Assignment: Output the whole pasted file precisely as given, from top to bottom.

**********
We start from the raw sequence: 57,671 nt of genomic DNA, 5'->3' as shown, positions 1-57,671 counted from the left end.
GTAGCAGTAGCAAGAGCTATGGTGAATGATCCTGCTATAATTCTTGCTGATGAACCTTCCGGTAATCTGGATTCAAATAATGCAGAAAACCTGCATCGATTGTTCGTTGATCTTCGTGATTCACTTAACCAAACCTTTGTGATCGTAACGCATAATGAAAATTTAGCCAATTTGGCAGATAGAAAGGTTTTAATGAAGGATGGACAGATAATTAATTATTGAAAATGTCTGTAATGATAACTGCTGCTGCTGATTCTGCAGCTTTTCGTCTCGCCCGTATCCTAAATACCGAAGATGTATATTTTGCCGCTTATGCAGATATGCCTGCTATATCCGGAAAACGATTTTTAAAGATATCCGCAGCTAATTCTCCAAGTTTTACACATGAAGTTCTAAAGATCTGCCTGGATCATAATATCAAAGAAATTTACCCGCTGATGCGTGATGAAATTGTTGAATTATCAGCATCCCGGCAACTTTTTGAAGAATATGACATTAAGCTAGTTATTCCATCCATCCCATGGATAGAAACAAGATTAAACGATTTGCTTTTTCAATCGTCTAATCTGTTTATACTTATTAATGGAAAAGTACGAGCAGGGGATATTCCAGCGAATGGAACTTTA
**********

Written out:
We start from the raw sequence: 57,671 nt of genomic DNA, 5'->3' as shown, positions 1-57,671 counted from the left end.
GTAGCAGTAGCAAGAGCTATGGTGAATGATCCTGCTATAATTCTTGCTGATGAACCTTCCGGTAATCTGGATTCAAATAATGCAGAAAACCTGCATCGATTGTTCGTTGATCTTCGTGATTCACTTAACCAAACCTTTGTGATCGTAACGCATAATGAAAATTTAGCCAATTTGGCAGATAGAAAGGTTTTAATGAAGGATGGACAGATAATTAATTATTGAAAATGTCTGTAATGATAACTGCTGCTGCTGATTCTGCAGCTTTTCGTCTCGCCCGTATCCTAAATACCGAAGATGTATATTTTGCCGCTTATGCAGATATGCCTGCTATATCCGGAAAACGATTTTTAAAGATATCCGCAGCTAATTCTCCAAGTTTTACACATGAAGTTCTAAAGATCTGCCTGGATCATAATATCAAAGAAATTTACCCGCTGATGCGTGATGAAATTGTTGAATTATCAGCATCCCGGCAACTTTTTGAAGAATATGACATTAAGCTAGTTATTCCATCCATCCCATGGATAGAAACAAGATTAAACGATTTGCTTTTTCAATCGTCTAATCTGTTTATACTTATTAATGGAAAAGTACGAGCAGGGGATATTCCAGCGAATGGAACTTTA